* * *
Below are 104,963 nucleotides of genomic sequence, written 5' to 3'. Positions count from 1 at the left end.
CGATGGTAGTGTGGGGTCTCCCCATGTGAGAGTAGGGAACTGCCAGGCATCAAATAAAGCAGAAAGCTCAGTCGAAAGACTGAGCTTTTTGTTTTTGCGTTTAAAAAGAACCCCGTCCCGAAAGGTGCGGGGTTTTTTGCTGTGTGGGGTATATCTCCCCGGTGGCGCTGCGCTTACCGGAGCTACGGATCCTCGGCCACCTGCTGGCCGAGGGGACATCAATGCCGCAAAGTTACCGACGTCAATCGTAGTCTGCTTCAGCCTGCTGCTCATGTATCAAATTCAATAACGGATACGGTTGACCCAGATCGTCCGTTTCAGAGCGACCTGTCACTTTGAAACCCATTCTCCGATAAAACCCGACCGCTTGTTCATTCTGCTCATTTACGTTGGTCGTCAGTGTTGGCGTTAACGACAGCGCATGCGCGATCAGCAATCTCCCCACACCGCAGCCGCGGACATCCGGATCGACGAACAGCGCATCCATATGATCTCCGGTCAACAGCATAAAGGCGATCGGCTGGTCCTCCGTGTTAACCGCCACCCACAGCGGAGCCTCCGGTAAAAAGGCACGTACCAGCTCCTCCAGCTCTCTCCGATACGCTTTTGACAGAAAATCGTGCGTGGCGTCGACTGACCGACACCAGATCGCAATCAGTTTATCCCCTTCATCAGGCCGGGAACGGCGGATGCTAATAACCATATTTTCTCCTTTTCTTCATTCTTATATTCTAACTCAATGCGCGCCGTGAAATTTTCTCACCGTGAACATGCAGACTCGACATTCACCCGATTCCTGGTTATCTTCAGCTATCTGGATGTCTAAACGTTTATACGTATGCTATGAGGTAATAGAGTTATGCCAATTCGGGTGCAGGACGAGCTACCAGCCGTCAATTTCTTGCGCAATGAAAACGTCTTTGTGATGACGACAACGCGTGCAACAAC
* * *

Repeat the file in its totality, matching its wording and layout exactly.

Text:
Below are 104,963 nucleotides of genomic sequence, written 5' to 3'. Positions count from 1 at the left end.
CGATGGTAGTGTGGGGTCTCCCCATGTGAGAGTAGGGAACTGCCAGGCATCAAATAAAGCAGAAAGCTCAGTCGAAAGACTGAGCTTTTTGTTTTTGCGTTTAAAAAGAACCCCGTCCCGAAAGGTGCGGGGTTTTTTGCTGTGTGGGGTATATCTCCCCGGTGGCGCTGCGCTTACCGGAGCTACGGATCCTCGGCCACCTGCTGGCCGAGGGGACATCAATGCCGCAAAGTTACCGACGTCAATCGTAGTCTGCTTCAGCCTGCTGCTCATGTATCAAATTCAATAACGGATACGGTTGACCCAGATCGTCCGTTTCAGAGCGACCTGTCACTTTGAAACCCATTCTCCGATAAAACCCGACCGCTTGTTCATTCTGCTCATTTACGTTGGTCGTCAGTGTTGGCGTTAACGACAGCGCATGCGCGATCAGCAATCTCCCCACACCGCAGCCGCGGACATCCGGATCGACGAACAGCGCATCCATATGATCTCCGGTCAACAGCATAAAGGCGATCGGCTGGTCCTCCGTGTTAACCGCCACCCACAGCGGAGCCTCCGGTAAAAAGGCACGTACCAGCTCCTCCAGCTCTCTCCGATACGCTTTTGACAGAAAATCGTGCGTGGCGTCGACTGACCGACACCAGATCGCAATCAGTTTATCCCCTTCATCAGGCCGGGAACGGCGGATGCTAATAACCATATTTTCTCCTTTTCTTCATTCTTATATTCTAACTCAATGCGCGCCGTGAAATTTTCTCACCGTGAACATGCAGACTCGACATTCACCCGATTCCTGGTTATCTTCAGCTATCTGGATGTCTAAACGTTTATACGTATGCTATGAGGTAATAGAGTTATGCCAATTCGGGTGCAGGACGAGCTACCAGCCGTCAATTTCTTGCGCAATGAAAACGTCTTTGTGATGACGACAACGCGTGCAACAAC